Widely considered one of the most important artists of the 20th century, Georges Braque‘s extraordinary contribution to modern art is still felt today.
Published in 1962, just a year before Braque passed away, the timely Si je mourais là-bas (‘If I die over there’) was a suite of eighteen wood-engravings to accompany poems from Guillaume Apollinaire’s Poèmes à Lou, which Braque himself selected and edited accordingly, originally bound in a large volume or livre d’artiste.
Braque had been a close companion of Apollinaire, who died forty years prior to the series. Once described in the artist’s personal writings as a great poet and a man to whom I was deeply attached, Braque’s relationship with Apollinaire was one of great admiration for the publicity he and other poets had given him and his fellow Cubists, and for their defence of the movement in the face of great critical backlash. Braque nonetheless felt that his friend, who was also an art critic, understood nothing about painting, a source of playful tension between the pair which may have contributed to the obscure nature of the suite’s images.
Braque developed a special friendship with many of the major post-war French writers, but had always loved Apollinaire’s work in particular. For Braque, the bond between art and the written word was profound: often referring to the mysterious value or life of all art as poetry, still he would refuse to define the link between the two in more explicit terms, claiming that the artist had to discover it and the harmony it represented through his own efforts. To the artist’s mind, this harmony was ever-present; yet it was also essentially indescribable.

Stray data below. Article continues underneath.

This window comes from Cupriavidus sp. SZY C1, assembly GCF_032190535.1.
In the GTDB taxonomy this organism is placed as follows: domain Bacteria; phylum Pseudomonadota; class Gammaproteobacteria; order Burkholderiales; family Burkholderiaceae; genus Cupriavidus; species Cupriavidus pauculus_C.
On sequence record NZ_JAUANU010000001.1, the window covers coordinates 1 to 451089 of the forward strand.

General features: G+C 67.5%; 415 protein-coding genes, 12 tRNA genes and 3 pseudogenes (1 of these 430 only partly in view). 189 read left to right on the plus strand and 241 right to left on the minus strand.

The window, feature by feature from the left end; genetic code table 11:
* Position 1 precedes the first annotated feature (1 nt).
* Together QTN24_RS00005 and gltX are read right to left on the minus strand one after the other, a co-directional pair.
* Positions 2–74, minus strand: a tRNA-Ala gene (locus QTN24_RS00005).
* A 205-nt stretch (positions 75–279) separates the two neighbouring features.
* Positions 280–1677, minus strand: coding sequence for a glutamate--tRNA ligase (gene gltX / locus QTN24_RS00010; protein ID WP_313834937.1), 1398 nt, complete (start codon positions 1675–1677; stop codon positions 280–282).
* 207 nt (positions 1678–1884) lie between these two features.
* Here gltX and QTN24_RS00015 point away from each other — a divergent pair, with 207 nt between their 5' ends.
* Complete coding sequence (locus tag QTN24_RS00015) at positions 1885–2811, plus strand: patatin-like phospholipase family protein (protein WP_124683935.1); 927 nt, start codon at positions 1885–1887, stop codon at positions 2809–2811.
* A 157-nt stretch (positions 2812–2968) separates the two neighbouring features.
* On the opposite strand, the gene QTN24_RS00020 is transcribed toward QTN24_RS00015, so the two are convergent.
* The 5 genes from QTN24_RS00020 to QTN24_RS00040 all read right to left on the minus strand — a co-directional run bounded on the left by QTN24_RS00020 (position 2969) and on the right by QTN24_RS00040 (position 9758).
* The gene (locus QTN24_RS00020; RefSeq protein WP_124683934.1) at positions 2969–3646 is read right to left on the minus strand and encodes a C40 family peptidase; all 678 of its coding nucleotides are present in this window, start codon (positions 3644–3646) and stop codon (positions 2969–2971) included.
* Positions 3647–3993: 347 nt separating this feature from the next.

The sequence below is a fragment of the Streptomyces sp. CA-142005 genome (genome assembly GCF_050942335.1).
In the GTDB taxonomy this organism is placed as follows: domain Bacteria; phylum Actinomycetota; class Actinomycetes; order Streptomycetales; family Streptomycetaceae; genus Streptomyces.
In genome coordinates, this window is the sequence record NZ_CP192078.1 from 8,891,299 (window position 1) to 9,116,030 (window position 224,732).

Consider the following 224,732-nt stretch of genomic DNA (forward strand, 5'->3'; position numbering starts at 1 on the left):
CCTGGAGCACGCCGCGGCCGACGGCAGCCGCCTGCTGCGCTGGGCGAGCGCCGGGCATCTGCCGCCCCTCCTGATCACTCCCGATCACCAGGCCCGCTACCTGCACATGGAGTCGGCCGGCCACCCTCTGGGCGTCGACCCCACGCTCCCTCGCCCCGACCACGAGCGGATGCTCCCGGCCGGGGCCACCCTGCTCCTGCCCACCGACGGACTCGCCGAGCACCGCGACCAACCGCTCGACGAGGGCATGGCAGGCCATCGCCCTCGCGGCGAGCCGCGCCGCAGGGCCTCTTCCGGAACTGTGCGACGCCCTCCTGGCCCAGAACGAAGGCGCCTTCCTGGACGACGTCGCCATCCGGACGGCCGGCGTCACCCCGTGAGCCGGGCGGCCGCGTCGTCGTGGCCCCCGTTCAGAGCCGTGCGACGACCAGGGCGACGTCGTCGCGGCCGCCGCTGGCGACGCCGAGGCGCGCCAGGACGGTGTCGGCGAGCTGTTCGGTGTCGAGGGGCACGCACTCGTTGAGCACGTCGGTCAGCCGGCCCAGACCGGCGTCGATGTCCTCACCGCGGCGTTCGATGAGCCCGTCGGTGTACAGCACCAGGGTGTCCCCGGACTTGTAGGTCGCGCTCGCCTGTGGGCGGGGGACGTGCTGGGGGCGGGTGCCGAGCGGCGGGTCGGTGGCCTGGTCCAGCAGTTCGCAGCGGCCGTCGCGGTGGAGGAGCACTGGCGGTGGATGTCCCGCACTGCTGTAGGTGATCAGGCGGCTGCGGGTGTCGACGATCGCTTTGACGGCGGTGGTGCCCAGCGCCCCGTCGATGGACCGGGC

The book was originally inscribed with a small dedication: This book commemorates the eightieth birthday of the artist, the poet’s comrade in the trenches, in reference to the time both men had served, though at different times, in the First World War.
At times figurative, at others abstract, the tone of the images in the suite and the nature of their production is almost one of nostalgia or reminiscence, perhaps even an official commemoration of Braque’s memories with Apollinaire. But the woodcuts themselves, in their clarity and simple composition, are live, immediate and of the present.
Braque wrote in his diaries that the painter must not try to reconstruct anecdotes, but to construct a pictorial fact. For him it was that which cannot be explained which is most important in art. This is perhaps what we have in Si je mourais là-bas: seemingly disparate or unrelated moments and images (a bowl of fruit; flowers in a vase; black, bird-like forms), ‘pictorial facts’ which do not try and explain those pre- and post- war experiences shared between artist and writer, but simply connect us to what must have been an intimate relationship and an intensely personal artistic venture.